Florey researchers to trial existing drug for MND treatment

Researchers at The Florey will lead a world-first clinical trial investigating ambroxol as a treatment for motor neurone disease (MND). The trial will assess the safety and efficacy of the treatment thanks to $2 million in funding awarded by FightMND.

Head of the MND Laboratory at The Florey, Professor Brad Turner, will lead an international team to repurpose existing drug ambroxol, a safe prescription medication used as a cough suppressant.

This will evaluate the drug as a possible treatment in MND for the first time.

“Ambroxol is an ideal drug candidate to assess in MND research. It is a safe drug – orally administered as a syrup, it enters the brain and targets multiple key disease pathways implicated in MND, including the disruption of connections between the brain and muscles that occurs in MND,” said Prof Turner.

Professor Brad Turner wearing a white lab coat and sitting at a Florey laboratory bench.
Professor Brad Turner

The team hopes to build on earlier research that found ambroxol builds stronger connections between the nervous system and muscles.

“Previously we revealed a novel action of ambroxol in correcting abnormal metabolism of fat molecules [known as ‘lipids’] that contribute to the breakdown of communication between motor neuron function and muscle leading to disease progression,” he said.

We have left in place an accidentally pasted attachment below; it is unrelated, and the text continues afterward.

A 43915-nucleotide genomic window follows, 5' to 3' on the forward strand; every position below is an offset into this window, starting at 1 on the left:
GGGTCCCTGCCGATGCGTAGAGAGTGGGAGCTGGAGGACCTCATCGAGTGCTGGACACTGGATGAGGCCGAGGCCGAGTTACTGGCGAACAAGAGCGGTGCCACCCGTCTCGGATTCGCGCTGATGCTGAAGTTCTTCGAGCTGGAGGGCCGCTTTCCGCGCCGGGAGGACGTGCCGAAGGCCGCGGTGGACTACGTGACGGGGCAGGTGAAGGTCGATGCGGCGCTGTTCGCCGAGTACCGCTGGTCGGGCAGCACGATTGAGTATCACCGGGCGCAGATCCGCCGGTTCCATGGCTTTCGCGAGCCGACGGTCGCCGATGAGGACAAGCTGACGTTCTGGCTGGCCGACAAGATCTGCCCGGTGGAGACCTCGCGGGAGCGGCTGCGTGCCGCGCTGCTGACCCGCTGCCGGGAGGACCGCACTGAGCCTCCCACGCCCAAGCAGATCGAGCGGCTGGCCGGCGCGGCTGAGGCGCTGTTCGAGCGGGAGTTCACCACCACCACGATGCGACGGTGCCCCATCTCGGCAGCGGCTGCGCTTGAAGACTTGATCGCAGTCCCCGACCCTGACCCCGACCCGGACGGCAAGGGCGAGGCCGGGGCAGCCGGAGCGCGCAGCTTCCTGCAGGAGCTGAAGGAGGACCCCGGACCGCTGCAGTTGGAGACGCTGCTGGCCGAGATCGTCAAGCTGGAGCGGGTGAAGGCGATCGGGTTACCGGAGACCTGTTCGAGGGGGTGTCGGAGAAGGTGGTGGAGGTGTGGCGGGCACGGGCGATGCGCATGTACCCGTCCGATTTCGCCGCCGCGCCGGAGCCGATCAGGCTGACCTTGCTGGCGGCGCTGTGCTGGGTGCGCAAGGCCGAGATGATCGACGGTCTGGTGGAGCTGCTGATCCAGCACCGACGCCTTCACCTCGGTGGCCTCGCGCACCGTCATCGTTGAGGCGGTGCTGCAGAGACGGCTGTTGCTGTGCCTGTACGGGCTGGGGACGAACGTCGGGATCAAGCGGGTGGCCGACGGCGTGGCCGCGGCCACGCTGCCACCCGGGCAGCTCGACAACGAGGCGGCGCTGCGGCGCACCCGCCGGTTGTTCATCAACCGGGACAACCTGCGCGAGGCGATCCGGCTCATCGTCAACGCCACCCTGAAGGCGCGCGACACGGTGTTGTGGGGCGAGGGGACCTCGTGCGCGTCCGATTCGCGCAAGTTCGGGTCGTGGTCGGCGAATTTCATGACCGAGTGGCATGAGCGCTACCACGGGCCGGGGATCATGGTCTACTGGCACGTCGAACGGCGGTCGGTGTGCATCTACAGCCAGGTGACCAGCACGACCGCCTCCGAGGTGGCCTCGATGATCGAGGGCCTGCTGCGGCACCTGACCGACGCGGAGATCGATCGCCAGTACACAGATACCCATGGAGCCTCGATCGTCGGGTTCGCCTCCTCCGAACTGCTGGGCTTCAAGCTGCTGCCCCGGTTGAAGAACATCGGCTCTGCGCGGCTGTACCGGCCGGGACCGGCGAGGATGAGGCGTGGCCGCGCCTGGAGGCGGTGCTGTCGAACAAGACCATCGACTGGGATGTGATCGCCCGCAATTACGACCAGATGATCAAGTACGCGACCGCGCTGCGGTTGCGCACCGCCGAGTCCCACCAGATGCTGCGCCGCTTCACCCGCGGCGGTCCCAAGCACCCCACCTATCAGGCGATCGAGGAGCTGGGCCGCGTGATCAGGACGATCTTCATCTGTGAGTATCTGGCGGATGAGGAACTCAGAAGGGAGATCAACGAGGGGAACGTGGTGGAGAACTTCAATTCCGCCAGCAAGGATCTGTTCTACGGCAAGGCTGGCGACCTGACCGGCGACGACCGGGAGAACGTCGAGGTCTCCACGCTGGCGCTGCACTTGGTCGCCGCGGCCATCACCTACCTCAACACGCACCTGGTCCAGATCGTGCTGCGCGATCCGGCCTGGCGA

The team demonstrated correcting abnormal lipid metabolism in animal models of MND where they saw a slowing of both disease progression and better protection of motor neurons and their connections to muscle. This is the first time that drug efficacy has been independently replicated across three distinct animal models of MND.

The team now hope to replicate this for patients with MND.

The two-year trial is recruiting people with MND across the country and treating them with escalating oral doses of ambroxol for 6-months. These data will enable the team to define an effective dose of ambroxol which they can then use to take the therapy to larger trials and better establish if the drug is disease-modifying in MND.

Prof Turner said the project had been many years in the making.

“This phase two clinical trial builds upon many years of research made possible from our ongoing partnership and the generous funding received from FightMND and its supporters.”

The trial will be conducted in collaboration with clinical investigators Professor Steve Vucic of the Brain and Nerve Research Centre, Concord Repatriation General Hospital, and Professor Matthew Kiernan of the Brain and Mind Centre, University of Sydney.